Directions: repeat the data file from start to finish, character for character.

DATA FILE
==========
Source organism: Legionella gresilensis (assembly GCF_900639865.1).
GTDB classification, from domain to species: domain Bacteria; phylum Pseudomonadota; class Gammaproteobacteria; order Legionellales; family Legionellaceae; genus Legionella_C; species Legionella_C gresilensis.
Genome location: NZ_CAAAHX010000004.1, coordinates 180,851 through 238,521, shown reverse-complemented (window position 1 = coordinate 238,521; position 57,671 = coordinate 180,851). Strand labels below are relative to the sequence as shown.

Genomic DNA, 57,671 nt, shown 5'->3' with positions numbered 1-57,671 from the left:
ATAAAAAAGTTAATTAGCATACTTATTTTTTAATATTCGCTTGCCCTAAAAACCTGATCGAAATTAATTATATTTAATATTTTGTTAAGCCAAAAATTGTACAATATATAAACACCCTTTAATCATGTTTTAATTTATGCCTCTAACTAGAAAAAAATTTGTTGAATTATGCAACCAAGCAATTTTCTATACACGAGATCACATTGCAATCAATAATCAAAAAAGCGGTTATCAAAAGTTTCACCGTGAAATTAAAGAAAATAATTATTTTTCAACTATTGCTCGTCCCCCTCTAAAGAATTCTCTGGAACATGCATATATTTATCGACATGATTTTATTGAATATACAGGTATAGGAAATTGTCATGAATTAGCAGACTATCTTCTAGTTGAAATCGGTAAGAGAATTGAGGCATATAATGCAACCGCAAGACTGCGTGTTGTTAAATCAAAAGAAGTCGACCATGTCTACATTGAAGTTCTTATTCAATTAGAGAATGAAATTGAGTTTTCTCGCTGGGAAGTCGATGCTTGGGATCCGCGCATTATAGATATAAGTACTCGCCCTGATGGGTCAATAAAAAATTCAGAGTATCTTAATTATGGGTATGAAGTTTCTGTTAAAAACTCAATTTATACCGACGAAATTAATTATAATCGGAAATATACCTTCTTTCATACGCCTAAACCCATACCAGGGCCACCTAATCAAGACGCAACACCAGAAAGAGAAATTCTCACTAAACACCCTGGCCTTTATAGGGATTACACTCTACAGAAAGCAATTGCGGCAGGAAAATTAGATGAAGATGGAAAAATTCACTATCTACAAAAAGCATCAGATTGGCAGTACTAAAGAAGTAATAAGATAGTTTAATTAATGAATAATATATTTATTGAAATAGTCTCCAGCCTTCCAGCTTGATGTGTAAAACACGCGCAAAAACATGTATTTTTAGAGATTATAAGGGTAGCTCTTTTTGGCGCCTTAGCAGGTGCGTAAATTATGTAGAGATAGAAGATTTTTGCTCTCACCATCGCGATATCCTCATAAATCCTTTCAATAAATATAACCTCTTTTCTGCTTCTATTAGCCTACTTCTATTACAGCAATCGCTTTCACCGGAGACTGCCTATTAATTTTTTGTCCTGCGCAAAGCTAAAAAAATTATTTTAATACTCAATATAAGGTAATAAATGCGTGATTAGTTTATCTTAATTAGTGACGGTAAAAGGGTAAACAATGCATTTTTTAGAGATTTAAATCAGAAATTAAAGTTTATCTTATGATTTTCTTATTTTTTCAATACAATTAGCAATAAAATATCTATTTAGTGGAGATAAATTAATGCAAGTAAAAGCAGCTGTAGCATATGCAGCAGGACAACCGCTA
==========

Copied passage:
Source organism: Legionella gresilensis (assembly GCF_900639865.1).
GTDB classification, from domain to species: domain Bacteria; phylum Pseudomonadota; class Gammaproteobacteria; order Legionellales; family Legionellaceae; genus Legionella_C; species Legionella_C gresilensis.
Genome location: NZ_CAAAHX010000004.1, coordinates 180,851 through 238,521, shown reverse-complemented (window position 1 = coordinate 238,521; position 57,671 = coordinate 180,851). Strand labels below are relative to the sequence as shown.

Genomic DNA, 57,671 nt, shown 5'->3' with positions numbered 1-57,671 from the left:
ATAAAAAAGTTAATTAGCATACTTATTTTTTAATATTCGCTTGCCCTAAAAACCTGATCGAAATTAATTATATTTAATATTTTGTTAAGCCAAAAATTGTACAATATATAAACACCCTTTAATCATGTTTTAATTTATGCCTCTAACTAGAAAAAAATTTGTTGAATTATGCAACCAAGCAATTTTCTATACACGAGATCACATTGCAATCAATAATCAAAAAAGCGGTTATCAAAAGTTTCACCGTGAAATTAAAGAAAATAATTATTTTTCAACTATTGCTCGTCCCCCTCTAAAGAATTCTCTGGAACATGCATATATTTATCGACATGATTTTATTGAATATACAGGTATAGGAAATTGTCATGAATTAGCAGACTATCTTCTAGTTGAAATCGGTAAGAGAATTGAGGCATATAATGCAACCGCAAGACTGCGTGTTGTTAAATCAAAAGAAGTCGACCATGTCTACATTGAAGTTCTTATTCAATTAGAGAATGAAATTGAGTTTTCTCGCTGGGAAGTCGATGCTTGGGATCCGCGCATTATAGATATAAGTACTCGCCCTGATGGGTCAATAAAAAATTCAGAGTATCTTAATTATGGGTATGAAGTTTCTGTTAAAAACTCAATTTATACCGACGAAATTAATTATAATCGGAAATATACCTTCTTTCATACGCCTAAACCCATACCAGGGCCACCTAATCAAGACGCAACACCAGAAAGAGAAATTCTCACTAAACACCCTGGCCTTTATAGGGATTACACTCTACAGAAAGCAATTGCGGCAGGAAAATTAGATGAAGATGGAAAAATTCACTATCTACAAAAAGCATCAGATTGGCAGTACTAAAGAAGTAATAAGATAGTTTAATTAATGAATAATATATTTATTGAAATAGTCTCCAGCCTTCCAGCTTGATGTGTAAAACACGCGCAAAAACATGTATTTTTAGAGATTATAAGGGTAGCTCTTTTTGGCGCCTTAGCAGGTGCGTAAATTATGTAGAGATAGAAGATTTTTGCTCTCACCATCGCGATATCCTCATAAATCCTTTCAATAAATATAACCTCTTTTCTGCTTCTATTAGCCTACTTCTATTACAGCAATCGCTTTCACCGGAGACTGCCTATTAATTTTTTGTCCTGCGCAAAGCTAAAAAAATTATTTTAATACTCAATATAAGGTAATAAATGCGTGATTAGTTTATCTTAATTAGTGACGGTAAAAGGGTAAACAATGCATTTTTTAGAGATTTAAATCAGAAATTAAAGTTTATCTTATGATTTTCTTATTTTTTCAATACAATTAGCAATAAAATATCTATTTAGTGGAGATAAATTAATGCAAGTAAAAGCAGCTGTAGCATATGCAGCAGGACAACCGCTA